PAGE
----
Horton Hears A Who (2008)

It's always good when a movie isn't insufferably bad. *Horton Hears A Who!*, the computer animated retelling of the classic Dr. Seuss tale, isn't insufferably bad like, say, the live action *How The Grinch Stole Christmas* (2000), which also starred Jim Carrey. That's a pretty minimal quality claim, but by *Grinch* standards, *Horton Hears A Who!* isn't bad at all, which just goes to show that if you set the bar low enough, just about anything can pass over it.

Horton, crafted by Blue Sky Animation (*Ice Age*) does better than that, really, and it stays reasonably true to Seuss' story of the compassionate, open-minded pachyderm who saves the world of the Whos. The Whos live in Who-ville, of course, and their entire world is a tiny speck of dust sitting atop a clover blossom under the care and protection of Horton (Carrey), who has the only ears in the Jungle of Nool fine-tuned enough to hear the microscopically wee Whos. Horton's nemesis is a bossy busybody of a kangaroo (Carol Burnett), a moralizing law and order type who would rather commit Who-genocide than admit that, as Horton philosophizes, "a person's a person, no matter how small."

The small people are the ones that *Horton Hears A Who!* is primarily pitched to, although Carrey cannot resist the urge to riff a little and throw a few jokes in for the parental escorts. Carrey's Horton is, to say the least, a good deal more antic and less gentle in his Who stewardship than Seuss' Horton, which is to say that, rather than molding himself to a multigenerationally beloved character, Carrey has seen fit to make the character his own. This is not necessarily a good thing, depending on how much you like Jim Carrey, although Horton falls somewhere in the middle of the most-restrained to least-restrained spectrum of Carrey performances, which still puts it rather more towards the clown end than the calmer, sweeter end where one would expect to find the kindhearted, faithful Horton.

Meanwhile, down in Who-ville, the mayor (Steve Carell) has a mopey, uncommunicative emo son named Jo-Jo with whom the father-son bonding just isn't clicking. He's got a city council full of don't-worry-be-happy types to contend with too, and they just don't want to hear that Who-ville is in mortal peril. There are a lot of extraneous characters and a fair amount of fill to *Horton Hears A Who!* -- necessary, perhaps, to pad the movie to its bare bones 88 minute feature length -- but it distracts from the core story and makes the movie drag at times, despite all the frantic goings-on.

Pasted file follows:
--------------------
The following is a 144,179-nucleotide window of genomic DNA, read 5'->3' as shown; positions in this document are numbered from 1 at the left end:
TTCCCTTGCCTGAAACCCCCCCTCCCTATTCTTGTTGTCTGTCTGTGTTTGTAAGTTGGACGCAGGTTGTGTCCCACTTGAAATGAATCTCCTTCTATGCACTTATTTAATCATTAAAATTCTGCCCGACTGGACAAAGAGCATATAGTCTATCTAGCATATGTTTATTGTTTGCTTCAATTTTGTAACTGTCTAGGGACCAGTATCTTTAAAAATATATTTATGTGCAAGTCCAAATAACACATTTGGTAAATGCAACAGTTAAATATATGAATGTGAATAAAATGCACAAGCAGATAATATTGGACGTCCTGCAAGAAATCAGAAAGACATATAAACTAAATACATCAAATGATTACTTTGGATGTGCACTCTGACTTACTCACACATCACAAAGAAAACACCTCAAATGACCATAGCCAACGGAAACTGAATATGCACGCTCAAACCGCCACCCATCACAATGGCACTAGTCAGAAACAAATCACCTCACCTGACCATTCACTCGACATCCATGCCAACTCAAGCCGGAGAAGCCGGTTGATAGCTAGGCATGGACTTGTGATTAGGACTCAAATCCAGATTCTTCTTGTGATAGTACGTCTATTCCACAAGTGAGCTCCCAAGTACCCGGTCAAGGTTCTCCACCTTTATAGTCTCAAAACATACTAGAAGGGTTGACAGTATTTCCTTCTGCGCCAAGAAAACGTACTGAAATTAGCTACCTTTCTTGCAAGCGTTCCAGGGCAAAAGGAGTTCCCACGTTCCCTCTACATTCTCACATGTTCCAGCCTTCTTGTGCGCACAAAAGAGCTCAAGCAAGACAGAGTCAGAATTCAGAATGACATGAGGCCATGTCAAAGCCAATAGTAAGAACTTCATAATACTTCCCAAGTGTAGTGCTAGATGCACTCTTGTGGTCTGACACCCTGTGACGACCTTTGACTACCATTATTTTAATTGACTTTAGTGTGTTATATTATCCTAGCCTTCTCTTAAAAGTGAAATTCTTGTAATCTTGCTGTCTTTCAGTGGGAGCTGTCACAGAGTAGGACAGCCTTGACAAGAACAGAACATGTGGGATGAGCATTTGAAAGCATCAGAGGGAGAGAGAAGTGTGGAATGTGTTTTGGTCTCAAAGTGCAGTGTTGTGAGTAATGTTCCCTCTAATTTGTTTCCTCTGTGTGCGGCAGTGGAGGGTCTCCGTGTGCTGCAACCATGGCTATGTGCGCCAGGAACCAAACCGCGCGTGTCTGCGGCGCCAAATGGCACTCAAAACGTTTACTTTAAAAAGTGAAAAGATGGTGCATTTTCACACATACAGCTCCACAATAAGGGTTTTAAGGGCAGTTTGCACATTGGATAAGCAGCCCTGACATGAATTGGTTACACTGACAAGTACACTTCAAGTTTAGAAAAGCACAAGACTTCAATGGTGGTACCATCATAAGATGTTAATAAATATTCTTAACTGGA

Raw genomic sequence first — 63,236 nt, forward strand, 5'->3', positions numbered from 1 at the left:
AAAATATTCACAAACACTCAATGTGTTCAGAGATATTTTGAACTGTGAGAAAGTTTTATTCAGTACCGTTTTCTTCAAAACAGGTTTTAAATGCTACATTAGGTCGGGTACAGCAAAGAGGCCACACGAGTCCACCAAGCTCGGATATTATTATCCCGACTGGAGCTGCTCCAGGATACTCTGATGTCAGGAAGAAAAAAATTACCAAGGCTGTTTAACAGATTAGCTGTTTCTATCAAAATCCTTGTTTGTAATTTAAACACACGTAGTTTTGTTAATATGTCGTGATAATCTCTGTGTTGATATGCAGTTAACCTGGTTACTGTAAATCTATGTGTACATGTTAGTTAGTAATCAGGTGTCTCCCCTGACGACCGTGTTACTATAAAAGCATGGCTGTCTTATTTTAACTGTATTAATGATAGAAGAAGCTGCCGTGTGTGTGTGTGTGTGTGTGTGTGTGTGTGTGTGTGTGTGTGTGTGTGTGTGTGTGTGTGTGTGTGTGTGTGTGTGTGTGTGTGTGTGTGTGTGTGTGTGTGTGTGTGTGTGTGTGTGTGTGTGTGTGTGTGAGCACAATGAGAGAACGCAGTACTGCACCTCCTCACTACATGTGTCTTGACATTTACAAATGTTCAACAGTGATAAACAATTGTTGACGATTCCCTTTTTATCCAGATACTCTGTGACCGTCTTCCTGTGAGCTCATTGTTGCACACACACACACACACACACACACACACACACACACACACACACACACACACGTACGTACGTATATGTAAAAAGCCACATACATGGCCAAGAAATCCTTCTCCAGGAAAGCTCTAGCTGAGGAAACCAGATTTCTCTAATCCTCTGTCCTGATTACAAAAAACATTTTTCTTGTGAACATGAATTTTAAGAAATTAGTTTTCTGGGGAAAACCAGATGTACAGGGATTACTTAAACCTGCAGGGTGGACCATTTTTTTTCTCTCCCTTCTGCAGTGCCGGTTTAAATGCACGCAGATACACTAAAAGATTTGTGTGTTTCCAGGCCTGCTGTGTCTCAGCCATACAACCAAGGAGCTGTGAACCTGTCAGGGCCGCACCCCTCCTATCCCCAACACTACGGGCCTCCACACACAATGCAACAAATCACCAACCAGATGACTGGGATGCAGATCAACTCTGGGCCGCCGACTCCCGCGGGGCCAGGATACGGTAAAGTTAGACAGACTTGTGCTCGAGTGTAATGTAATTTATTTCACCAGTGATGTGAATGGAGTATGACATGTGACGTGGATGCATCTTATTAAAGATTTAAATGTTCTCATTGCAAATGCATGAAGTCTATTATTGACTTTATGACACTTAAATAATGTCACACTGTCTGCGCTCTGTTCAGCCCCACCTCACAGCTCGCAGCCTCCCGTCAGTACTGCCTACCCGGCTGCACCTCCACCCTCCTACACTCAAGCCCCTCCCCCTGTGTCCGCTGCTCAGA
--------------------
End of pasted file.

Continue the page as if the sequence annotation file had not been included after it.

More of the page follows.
Writers Ken Daurio and Cinco Paul, along with directors Jimmy Hayward and Steve Marino, pack the movie with plenty of narrow escapes and death defying feats of elephantine derring-do. None of the extra characters are particularly filled out, nor are they especially original. There's Morton the mouse (Seth Rogen), Horton's hyperactive rodent sidekick (Why a mouse? Maybe it was a nod to Ganesha and Kroncha.), quirky scientist Dr. Mary Lou LaRue (Isla Fisher), and some odd little kid critters, at least one of whom appears to be a refugee from a Hayao Miyazaki film.

Miyazaki's influence shows up in a send-up of anime stylings during one of the movie's traditional animation interludes (the other being more in the Seuss mold). The computer animation in *Horton Hears A Who!* is diverse, moving from the photorealistic to the Seussian, with Who-ville in particular rendered in a way that's very true to the zany, curvy Seuss aesthetic. For all that's not by the book about *Horton Hears A Who!*, the look of the film -- the architecture and landscapes and character design -- stays true to the good doctor's loopy vision.

It ultimately stays pretty true to Dr. Seuss' message too. While Horton tries to shepherd his miniscule flock to safety, the mean ol' kangaroo rouses the rabble and gets them all terrorized by the free-thinking elephant menace. Seuss wrote Horton in 1954, in the wake of the McCarthy hearings, but the cautionary tale about intolerance and fear-mongering remains, alas, timely and relevant.